Free 1st Phone Consult Session
As we are all maneuvering through uncharted territory, we believe that good counseling can have an important place in the “re-defining” of family that often times catches us by surprise.
Over the years, we have heard some disturbing accounts of DSR parents, donors and offspring being counseled by therapists who do not seem at all well-versed or experienced in the importance of early disclosure, or the intricacies, or the potential complications (and joys), of connecting with half sibling families or donors.
When we first made the choice to use an egg donor, it never occurred to me to keep it private on any level. Then we met with the clinic social worker, who instructed us that we shouldn't even tell our son til he is 3-4yo. And that we needed to tell him it was his "secret." She was adamant to think of it as his story to tell and not our right to share. So that had me 2nd guessing my instincts.
Just a few of the issues that we hear about on a regular basis:
- Maneuvering through the issues of disclosure, a child’s right to know, and when and how to tell
- Couples or single moms deciding to use donor insemination and wondering about open or anonymous donors
- How to move forward in connecting with a half-sibling’s family (or many families)
- Donors- how to move forward with connecting when your family members may not know of your donations or may not approve of your reaching out to your genetic offspring (and how to deal when there are many of them)
- Non-biological parents who may be feeling uncomfortable with their children reaching out to biological relatives
- Parents/donors/offspring coming together from different socio-economic/political/sexual orientation/religious backgrounds who need assistance in moving forward in the most healthy way possible
- For donor conceived people- how to cope when you have a burning desire to know your genetic/ancestral history
- Helping to make the distinction between privacy and secrecy in the families we connect with.
The issues and challenges of forming and re-defining family are just limitless
Wendy is available for phone consult sessions, when a licensed therapist might not be necessary. She has experience in speaking with many prospective parents, donors, parents and donor offspring.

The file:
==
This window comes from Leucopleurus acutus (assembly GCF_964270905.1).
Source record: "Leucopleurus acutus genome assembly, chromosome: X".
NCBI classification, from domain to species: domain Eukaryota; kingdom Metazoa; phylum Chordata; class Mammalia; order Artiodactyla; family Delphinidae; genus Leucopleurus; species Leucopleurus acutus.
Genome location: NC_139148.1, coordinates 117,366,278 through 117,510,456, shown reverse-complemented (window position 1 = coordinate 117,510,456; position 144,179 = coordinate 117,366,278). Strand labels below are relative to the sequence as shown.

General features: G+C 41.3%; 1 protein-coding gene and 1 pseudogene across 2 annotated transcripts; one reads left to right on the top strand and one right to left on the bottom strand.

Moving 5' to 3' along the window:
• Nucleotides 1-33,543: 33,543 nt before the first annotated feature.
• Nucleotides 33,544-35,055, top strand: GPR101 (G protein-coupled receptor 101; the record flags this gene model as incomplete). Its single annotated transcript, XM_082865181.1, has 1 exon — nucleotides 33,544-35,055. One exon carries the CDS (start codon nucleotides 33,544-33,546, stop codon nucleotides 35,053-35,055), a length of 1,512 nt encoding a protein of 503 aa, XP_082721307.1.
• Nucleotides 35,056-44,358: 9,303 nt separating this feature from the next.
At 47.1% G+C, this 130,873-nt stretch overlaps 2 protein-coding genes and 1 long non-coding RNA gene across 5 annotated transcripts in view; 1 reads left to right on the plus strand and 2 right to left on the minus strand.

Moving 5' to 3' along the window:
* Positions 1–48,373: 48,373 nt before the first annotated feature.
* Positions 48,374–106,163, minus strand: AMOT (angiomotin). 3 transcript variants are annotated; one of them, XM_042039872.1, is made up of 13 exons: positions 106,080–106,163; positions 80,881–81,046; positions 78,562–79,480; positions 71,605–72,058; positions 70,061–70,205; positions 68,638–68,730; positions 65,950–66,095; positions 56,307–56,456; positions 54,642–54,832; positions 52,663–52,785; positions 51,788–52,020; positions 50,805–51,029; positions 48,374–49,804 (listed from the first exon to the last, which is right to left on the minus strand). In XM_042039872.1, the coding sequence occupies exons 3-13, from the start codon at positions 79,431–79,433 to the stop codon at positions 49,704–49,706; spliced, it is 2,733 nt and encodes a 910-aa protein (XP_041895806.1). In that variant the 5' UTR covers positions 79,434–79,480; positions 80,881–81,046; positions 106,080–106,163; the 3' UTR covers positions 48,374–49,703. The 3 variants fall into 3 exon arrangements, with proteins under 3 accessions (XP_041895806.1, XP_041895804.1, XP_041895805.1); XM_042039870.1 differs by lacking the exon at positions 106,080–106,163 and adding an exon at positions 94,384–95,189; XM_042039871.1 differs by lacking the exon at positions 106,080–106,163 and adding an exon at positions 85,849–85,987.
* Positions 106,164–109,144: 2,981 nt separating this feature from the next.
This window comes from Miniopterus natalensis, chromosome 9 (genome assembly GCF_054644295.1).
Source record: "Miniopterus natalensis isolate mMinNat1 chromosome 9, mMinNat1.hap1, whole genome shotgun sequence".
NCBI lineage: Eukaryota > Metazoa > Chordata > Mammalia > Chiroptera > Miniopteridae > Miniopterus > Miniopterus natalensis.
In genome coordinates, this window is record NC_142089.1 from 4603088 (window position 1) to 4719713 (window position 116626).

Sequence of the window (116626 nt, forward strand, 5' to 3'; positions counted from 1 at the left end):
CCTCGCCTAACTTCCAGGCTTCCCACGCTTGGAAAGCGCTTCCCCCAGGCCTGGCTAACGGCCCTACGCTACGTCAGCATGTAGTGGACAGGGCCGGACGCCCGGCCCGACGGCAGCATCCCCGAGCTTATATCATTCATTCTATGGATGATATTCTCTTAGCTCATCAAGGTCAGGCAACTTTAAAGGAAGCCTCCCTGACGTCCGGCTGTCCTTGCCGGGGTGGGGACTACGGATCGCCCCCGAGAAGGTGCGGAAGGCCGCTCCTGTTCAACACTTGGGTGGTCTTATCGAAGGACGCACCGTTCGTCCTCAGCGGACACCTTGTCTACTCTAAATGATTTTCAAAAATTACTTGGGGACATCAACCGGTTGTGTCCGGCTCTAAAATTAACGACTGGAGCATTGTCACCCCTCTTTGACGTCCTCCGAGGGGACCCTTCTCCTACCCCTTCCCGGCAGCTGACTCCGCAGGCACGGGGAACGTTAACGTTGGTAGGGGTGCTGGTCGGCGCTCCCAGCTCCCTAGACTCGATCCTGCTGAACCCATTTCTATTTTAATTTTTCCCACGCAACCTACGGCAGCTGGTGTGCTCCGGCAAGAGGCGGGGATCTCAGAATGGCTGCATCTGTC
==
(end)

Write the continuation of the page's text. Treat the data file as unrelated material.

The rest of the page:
If you're a DSR member, contact Wendy if you are interested in a free phone consult. If you are satisfied with your phone consult, we request a small tax deductible donation for the DSR.
It was a sincere pleasure speaking with you over the phone earlier this week. It was calming speaking with you, a mom who conceived by way of anonymous donor insemination. I am a single woman who is now coming to grips with the current reality that the wedding and then the house with the white picket fence and then, if possible, offspring, may not happen in this order. As a little girl growing up, all I ever dreamed of was of having this. Your kind words and empathetic gift of listening helped me to process this possible choice mom journey a little more smoothly. You were able to help me understand that I am not a crazy woman, and that I am human, with longing for what the majority of woman want, to be loved and to love. I have the utmost respect for you and your son, paving the way for others who desire to be loved and give love, unconditionally, to connect. You related to me, what I was feeling, and you totally get it, and for that I thank you tremendously.
Thank you SO much for your support and wisdom and humor about all this. I am just so incredibly grateful DSR and you exist. What a gift to the world! And to me in particular :)
If you are a parent of a donor conceived person, a donor conceived person, a donor, or someone who loves someone affected by donor conception, and you have questions, need some advice, or would just like a great listening ear from someone who totally “gets it”, pick up the phone, and call Wendy! As parents of a young donor conceived child, we were unsure how to navigate our child’s early questions and comments. We felt helpless and had no idea where to turn. We were unable to find any therapists in our area with any familiarity of the issues involved in raising a donor conceived child. When a friend suggested we call Wendy, our initial feeling was one of doubt…. Surely someone as important to this area as Wendy Kramer doesn’t have time to talk to us! But, we eventually emailed Wendy and then picked up the phone. We have done so on several occasions since. Each time we have talked to her, we have found Wendy to be approachable, warm and such a joy to talk to. Based on her own experience, and the experiences of countless others, she has incredible insight into the dynamics of all of the parties. She seems to have such good insight into what is likely to work and not work. Her approach to issues is ethical and heart warming. We can’t say enough about how we have come to value her thoughts and advice. She’s an amazing resource!